Recently I asked  Jim’s widow, Elsie, if I could look at the books and papers he had left. ‘Yes’ she said  ‘but take them afterwards to the Docklands Museum, as Jim wanted’.  As I went through the piles of pictures, which were Jim’s lifetime collection, I found some manuscript – Jim’s notes on the Orinoco and her builders.  I felt that the best I could do was to write these notes up into a coherent article and get it published. So, this article is for Jim – and most of it is by him.

Perhaps I should start with what Jim himself had written in a letter to a friend in 1990.

‘… a few months it ago it came to my knowledge that the sailing barge ‘Orinoco’ was built at East Greenwich by a barge builder of the name of HUGHES. From the local history library I discovered that Frederick Augustus Hughes & Co, had been in business as a barge builder at Providence Wharf, River Bank, East Greenwich from 1887 until 1905.’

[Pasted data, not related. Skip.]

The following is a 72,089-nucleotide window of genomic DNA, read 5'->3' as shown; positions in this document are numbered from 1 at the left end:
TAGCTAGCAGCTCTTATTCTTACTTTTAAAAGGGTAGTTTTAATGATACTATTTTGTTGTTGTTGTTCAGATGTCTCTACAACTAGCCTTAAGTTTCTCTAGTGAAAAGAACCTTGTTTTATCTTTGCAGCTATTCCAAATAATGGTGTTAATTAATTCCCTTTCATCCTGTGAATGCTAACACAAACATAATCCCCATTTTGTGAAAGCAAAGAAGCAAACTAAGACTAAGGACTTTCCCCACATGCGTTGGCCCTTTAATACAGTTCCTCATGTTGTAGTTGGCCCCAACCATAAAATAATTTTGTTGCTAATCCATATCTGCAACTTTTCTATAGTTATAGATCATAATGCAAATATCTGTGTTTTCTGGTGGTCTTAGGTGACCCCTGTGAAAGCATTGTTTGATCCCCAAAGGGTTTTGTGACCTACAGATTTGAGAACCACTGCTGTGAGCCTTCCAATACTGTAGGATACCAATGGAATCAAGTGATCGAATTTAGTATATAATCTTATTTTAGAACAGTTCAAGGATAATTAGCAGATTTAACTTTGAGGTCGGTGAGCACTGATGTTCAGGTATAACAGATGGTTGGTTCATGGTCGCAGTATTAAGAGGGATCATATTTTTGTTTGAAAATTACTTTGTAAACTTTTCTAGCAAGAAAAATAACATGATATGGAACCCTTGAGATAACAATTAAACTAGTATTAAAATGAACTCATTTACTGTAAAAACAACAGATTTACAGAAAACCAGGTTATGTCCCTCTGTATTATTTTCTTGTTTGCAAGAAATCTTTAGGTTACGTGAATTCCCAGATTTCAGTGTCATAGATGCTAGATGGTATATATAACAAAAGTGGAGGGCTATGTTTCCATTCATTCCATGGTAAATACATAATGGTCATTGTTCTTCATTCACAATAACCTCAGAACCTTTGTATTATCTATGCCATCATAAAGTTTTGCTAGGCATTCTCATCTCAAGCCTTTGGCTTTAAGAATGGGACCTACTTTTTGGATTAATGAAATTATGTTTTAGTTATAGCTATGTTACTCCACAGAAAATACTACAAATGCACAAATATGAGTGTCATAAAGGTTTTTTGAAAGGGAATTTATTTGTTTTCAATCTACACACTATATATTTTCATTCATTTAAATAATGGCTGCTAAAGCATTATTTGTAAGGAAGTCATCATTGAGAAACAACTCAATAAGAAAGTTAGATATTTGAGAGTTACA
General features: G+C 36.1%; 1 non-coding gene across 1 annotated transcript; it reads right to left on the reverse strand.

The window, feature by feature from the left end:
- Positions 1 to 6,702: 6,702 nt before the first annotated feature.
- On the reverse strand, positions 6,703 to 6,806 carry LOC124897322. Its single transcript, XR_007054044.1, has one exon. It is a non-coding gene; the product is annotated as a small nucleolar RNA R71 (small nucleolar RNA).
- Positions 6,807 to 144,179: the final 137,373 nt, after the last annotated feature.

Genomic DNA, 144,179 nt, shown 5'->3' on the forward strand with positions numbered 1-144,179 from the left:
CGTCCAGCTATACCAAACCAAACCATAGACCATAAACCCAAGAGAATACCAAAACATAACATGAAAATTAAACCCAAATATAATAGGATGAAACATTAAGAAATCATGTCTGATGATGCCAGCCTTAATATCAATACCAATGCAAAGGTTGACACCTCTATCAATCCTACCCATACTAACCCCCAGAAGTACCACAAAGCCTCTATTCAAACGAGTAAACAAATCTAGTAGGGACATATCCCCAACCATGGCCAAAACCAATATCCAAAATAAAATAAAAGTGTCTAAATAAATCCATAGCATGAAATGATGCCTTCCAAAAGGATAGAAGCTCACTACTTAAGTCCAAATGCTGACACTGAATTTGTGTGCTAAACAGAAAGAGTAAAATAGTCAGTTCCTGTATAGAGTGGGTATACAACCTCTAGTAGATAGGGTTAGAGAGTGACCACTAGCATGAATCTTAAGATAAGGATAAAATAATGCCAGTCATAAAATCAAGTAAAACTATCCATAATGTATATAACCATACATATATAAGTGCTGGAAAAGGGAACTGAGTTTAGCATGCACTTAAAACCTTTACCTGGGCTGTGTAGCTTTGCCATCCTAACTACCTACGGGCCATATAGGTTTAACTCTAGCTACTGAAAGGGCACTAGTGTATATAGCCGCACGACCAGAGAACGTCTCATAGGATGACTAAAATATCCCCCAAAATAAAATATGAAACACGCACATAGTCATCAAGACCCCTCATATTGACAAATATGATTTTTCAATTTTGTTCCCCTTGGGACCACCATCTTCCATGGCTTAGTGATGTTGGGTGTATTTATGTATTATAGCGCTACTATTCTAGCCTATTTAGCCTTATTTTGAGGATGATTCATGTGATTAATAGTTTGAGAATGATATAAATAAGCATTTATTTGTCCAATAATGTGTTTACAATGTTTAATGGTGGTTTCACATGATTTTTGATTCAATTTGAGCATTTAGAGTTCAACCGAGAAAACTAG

Jim knew, as I do, that there must have been many barge builders in Greenwich over the centuries. We tend to know about Pipers and Shrubsall – both recent and well documented. Almost all the others have vanished, without record. Their sites probably consisted of a length of foreshore – abandoned once the barge was built – and the barges themselves are long gone. To research one, hitherto otherwise unknown, barge builder was a real challenge.

Perhaps because his name was the same as theirs, Jim spent a lot of time trying to unearth Hughes the bargebuilder.

He found first of all a Frederick Augustus Hughes, a lighterman living in Florence Road, New Cross in the 1850s and born in 1811. Frederick later became a Custom House Agent and his four sons, Frederick, Augustus, Edmund and Walker all went into the lighterage trade.   It appeared that his son Frederick was  apprenticed to an Augustus Edmunds in 1863.  Edmunds lived at Carisbrooke Villa in Westcombe Hill, Blackheath, between 1864 and 1900.  He had a barge building business on the Greenwich peninsula and it must have been a large and prosperous business for him to afford such a grand house. Carisbrooke Villa was on the site of what is now Broadbridge Close near Blackheath Standard.  No doubt young Hughes was well taught.